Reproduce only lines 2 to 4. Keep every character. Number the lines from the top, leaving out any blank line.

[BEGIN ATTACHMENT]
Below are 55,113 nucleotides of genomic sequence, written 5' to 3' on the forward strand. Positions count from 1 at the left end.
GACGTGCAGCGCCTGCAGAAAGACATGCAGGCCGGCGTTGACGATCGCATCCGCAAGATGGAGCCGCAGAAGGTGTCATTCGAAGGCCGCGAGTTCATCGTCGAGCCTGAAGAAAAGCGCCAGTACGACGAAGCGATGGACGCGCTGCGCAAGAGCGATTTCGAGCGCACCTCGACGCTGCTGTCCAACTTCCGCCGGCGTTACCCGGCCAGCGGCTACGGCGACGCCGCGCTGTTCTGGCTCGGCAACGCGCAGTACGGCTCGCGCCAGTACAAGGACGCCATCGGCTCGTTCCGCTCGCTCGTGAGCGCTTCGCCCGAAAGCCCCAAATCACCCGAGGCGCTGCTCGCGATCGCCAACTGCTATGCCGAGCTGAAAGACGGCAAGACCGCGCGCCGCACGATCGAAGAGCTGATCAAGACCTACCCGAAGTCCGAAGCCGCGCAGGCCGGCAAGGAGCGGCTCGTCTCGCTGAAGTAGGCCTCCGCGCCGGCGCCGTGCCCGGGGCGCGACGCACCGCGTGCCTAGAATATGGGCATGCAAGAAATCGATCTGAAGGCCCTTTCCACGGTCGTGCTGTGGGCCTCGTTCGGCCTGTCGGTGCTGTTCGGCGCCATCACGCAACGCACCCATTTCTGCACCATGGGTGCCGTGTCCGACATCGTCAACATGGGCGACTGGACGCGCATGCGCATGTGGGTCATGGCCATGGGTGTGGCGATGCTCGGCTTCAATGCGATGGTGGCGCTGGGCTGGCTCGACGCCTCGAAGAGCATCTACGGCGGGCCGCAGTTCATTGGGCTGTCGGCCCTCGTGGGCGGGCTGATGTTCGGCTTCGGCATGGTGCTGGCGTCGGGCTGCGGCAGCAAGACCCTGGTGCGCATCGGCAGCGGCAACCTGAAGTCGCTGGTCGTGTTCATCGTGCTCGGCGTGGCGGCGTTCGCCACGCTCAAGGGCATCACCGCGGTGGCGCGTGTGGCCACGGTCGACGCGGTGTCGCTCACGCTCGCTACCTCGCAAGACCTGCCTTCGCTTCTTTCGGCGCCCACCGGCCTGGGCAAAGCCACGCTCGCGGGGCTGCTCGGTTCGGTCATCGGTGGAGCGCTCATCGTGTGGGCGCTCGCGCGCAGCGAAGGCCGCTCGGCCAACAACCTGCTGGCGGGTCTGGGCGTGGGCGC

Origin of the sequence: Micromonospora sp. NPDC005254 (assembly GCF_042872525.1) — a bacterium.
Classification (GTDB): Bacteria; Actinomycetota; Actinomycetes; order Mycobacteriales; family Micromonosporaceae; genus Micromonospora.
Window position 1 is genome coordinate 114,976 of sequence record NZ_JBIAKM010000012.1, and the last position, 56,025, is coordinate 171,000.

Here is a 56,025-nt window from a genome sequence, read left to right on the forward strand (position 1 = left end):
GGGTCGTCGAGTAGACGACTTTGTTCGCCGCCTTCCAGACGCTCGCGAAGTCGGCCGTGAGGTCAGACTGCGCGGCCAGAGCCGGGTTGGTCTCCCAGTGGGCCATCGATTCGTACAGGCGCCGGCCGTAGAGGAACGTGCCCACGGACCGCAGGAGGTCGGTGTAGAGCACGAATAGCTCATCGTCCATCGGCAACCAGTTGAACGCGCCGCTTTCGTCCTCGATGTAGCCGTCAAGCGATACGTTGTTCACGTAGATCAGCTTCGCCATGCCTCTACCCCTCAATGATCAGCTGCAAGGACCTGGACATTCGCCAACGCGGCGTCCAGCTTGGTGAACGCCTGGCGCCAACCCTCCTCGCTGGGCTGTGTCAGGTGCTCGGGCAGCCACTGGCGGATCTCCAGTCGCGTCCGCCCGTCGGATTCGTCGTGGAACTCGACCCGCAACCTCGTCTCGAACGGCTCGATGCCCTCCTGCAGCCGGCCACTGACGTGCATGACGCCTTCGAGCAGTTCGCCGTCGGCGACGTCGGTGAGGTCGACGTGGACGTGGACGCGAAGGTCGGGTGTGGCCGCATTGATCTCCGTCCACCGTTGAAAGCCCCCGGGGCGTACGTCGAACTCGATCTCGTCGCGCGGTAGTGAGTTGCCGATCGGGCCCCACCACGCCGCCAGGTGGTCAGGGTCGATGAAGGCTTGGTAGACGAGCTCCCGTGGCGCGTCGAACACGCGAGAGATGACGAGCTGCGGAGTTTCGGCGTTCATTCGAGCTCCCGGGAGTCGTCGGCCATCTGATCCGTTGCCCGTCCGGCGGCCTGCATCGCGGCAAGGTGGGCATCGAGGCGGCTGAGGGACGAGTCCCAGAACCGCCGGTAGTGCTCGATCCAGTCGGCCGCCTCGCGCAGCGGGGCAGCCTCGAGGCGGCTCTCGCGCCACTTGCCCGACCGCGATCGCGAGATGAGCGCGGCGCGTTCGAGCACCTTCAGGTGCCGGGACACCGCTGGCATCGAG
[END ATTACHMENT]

GACGTGCAGCGCCTGCAGAAAGACATGCAGGCCGGCGTTGACGATCGCATCCGCAAGATGGAGCCGCAGAAGGTGTCATTCGAAGGCCGCGAGTTCATCGTCGAGCCTGAAGAAAAGCGCCAGTACGACGAAGCGATGGACGCGCTGCGCAAGAGCGATTTCGAGCGCACCTCGACGCTGCTGTCCAACTTCCGCCGGCGTTACCCGGCCAGCGGCTACGGCGACGCCGCGCTGTTCTGGCTCGGCAACGCGCAGTACGGCTCGCGCCAGTACAAGGACGCCATCGGCTCGTTCCGCTCGCTCGTGAGCGCTTCGCCCGAAAGCCCCAAATCACCCGAGGCGCTGCTCGCGATCGCCAACTGCTATGCCGAGCTGAAAGACGGCAAGACCGCGCGCCGCACGATCGAAGAGCTGATCAAGACCTACCCGAAGTCCGAAGCCGCGCAGGCCGGCAAGGAGCGGCTCGTCTCGCTGAAGTAGGCCTCCGCGCCGGCGCCGTGCCCGGGGCGCGACGCACCGCGTGCCTAGAATATGGGCATGCAAGAAATCGATCTGAAGGCCCTTTCCACGGTCGTGCTGTGGGCCTCGTTCGGCCTGTCGGTGCTGTTCGGCGCCATCACGCAACGCACCCATTTCTGCACCATGGGTGCCGTGTCCGACATCGTCAACATGGGCGACTGGACGCGCATGCGCATGTGGGTCATGGCCATGGGTGTGGCGATGCTCGGCTTCAATGCGATGGTGGCGCTGGGCTGGCTCGACGCCTCGAAGAGCATCTACGGCGGGCCGCAGTTCATTGGGCTGTCGGCCCTCGTGGGCGGGCTGATGTTCGGCTTCGGCATGGTGCTGGCGTCGGGCTGCGGCAGCAAGACCCTGGTGCGCATCGGCAGCGGCAACCTGAAGTCGCTGGTCGTGTTCATCGTGCTCGGCGTGGCGGCGTTCGCCACGCTCAAGGGCATCACCGCGGTGGCGCGTGTGGCCACGGTCGACGCGGTGTCGCTCACGCTCGCTACCTCGCAAGACCTGCCTTCGCTTCTTTCGGCGCCCACCGGCCTGGGCAAAGCCACGCTCGCGGGGCTGCTCGGTTCGGTCATCGGTGGAGCGCTCATCGTGTGGGCGCTCGCGCGCAGCGAAGGCCGCTCGGCCAACAACCTGCTGGCGGGTCTGGGCGTGGGCGC

Origin of the sequence: Micromonospora sp. NPDC005254 (assembly GCF_042872525.1) — a bacterium.
Classification (GTDB): Bacteria; Actinomycetota; Actinomycetes; order Mycobacteriales; family Micromonosporaceae; genus Micromonospora.